By the time you read this, most of the early tulips, daffodils, hyacinths, and smaller spring-flowering bulbs will have finished blooming. The late season tulips are still going strong, but the rest are just happy memories and clusters of floppy leaves. Bulbs are pretty self-sufficient, and once planted usually come back year after year with no effort on your part. (With one exception: looking at you, tulips.) But give them a little attention after they’ve finished blooming and again in the fall, and you’ll ensure that next spring’s display is as beautiful as this year’s.
First things first: After the flowers have withered, cut the stems of tulips, daffodils, and hyacinths off at the base. That’s because the plant will try to make seed, but seeds from these types of bulbs won’t ever amount to anything. Cutting off the spent flower and stem allows all the energy absorbed from the sun to go to fortifying the bulb for next year’s bloom.
But there’s always an exception: Some bulbs, like grape hyacinth (Muscari), glory of the snow (Chionodoxa), scilla, snowdrops (Galanthus), and crocus shouldn’t be deadheaded after they bloom. These will produce viable seed and self-sow, gradually increasing their numbers over the years and becoming that sea of color we all covet. Don’t cut the flowerheads of these species off.
Next, do nothing, at least for a while. You’ve probably read this a thousand times, but I’ll say it again for those in the back: No matter which types of bulbs you have, once they’re done blooming, do not remove the foliage while it is still green, no matter how ratty it looks. This includes delaying mowing if you have bulbs planted in a lawn. That foliage absolutely needs to stay until it withers. The leaves are absorbing sunlight, collecting energy so the bulb will flower the following year. No leaves = no flowers.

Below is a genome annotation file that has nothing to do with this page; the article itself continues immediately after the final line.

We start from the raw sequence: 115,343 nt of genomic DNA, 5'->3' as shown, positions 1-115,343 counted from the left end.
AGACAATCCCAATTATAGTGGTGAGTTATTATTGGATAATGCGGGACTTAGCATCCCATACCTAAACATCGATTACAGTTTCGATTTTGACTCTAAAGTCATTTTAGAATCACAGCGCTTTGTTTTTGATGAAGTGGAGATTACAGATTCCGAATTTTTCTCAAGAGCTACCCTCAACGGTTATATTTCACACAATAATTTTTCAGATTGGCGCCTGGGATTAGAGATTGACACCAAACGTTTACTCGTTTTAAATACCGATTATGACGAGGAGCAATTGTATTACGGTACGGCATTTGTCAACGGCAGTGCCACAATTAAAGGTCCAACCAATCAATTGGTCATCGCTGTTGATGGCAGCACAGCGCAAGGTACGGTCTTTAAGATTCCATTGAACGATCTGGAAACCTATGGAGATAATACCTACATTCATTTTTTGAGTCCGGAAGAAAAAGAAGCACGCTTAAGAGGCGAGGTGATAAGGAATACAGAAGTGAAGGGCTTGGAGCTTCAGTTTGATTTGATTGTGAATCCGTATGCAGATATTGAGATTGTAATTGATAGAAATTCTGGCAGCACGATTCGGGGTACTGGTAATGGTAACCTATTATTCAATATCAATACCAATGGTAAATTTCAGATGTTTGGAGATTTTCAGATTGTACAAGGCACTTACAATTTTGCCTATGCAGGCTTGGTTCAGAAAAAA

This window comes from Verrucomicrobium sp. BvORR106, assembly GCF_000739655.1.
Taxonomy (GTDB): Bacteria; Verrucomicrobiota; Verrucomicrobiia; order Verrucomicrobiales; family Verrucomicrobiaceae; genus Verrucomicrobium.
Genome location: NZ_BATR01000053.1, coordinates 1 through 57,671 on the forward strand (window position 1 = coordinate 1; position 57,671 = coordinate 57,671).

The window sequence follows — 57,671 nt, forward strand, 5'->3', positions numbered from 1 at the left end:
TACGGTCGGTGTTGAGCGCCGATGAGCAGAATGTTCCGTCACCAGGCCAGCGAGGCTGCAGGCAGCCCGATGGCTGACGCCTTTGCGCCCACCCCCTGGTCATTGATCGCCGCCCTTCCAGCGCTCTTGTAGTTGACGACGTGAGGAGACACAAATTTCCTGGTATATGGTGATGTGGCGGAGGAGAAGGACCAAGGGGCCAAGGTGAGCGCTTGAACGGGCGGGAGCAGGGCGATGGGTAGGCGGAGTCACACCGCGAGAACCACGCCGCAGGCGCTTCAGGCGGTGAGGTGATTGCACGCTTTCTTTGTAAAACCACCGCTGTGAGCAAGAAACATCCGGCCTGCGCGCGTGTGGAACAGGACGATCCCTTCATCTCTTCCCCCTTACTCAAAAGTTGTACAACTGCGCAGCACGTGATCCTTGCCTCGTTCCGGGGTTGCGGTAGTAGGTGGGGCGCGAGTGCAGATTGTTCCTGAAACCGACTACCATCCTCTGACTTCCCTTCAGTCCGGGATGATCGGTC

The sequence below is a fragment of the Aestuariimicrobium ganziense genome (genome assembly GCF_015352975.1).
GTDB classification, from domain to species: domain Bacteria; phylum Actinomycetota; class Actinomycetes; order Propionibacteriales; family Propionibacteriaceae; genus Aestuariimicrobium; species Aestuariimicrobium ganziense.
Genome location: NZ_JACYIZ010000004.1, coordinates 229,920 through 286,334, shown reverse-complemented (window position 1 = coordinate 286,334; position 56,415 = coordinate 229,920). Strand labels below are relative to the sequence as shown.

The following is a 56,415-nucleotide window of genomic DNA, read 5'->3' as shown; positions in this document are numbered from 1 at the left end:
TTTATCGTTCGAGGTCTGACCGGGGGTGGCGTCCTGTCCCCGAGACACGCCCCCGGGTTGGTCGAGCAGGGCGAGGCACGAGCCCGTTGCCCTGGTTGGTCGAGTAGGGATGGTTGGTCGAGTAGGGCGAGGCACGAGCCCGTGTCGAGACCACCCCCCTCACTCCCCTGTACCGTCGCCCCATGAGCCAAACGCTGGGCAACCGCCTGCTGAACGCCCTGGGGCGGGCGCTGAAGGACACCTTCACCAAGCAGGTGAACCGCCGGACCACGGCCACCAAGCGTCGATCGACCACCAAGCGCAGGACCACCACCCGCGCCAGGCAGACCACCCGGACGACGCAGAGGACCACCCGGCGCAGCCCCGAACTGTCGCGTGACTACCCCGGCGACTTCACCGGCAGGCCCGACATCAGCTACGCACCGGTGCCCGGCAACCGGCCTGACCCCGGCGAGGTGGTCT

It can take six weeks or more for the foliage to die. Don’t try to pretty this stage up by tying, braiding, or otherwise gathering the foliage so that the surface of the leaves isn’t exposed to sunlight. That does the bulb no favors. You’ll know a bulb has finished ripening when the leaves are completely yellow and some come off in your hand when you pull on them.
Now mark your calendar. Flowering demands a lot from a bulb, and the nutrients it used need to be replenished. To ensure a florapalooza next year, set a date to feed the bulbs in fall and again early next spring. The University of Illinois Cooperative Extension Service recommends using a bulb fertilizer or any 10-10-10 soluble fertilizer, plus two cups of bonemeal per ten square foot area in fall, and another soluble fertilizer feeding in spring when you see the shoots emerging. Don’t feed the plants while they are flowering.
Hopefully you took notes and photos during the spring bloom and evaluated what worked and what didn’t in your bulb scheme, where you might need more color or texture, and where blooms harmonized or clashed with their neighbors. This way you can refine your design and plant more of what worked if you need to.
Give your bulbs a little post-flowering TLC, and they’ll return to wow you again next year.
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By Heirloom Roses
Photographs courtesy of Heirloom Roses
In many areas of the country this is an excellent time to prune roses. Although rose pruning may seems daunting, it’s not hard to learn and the results are well worth the effort. For an informative article on rose pruning, click here .
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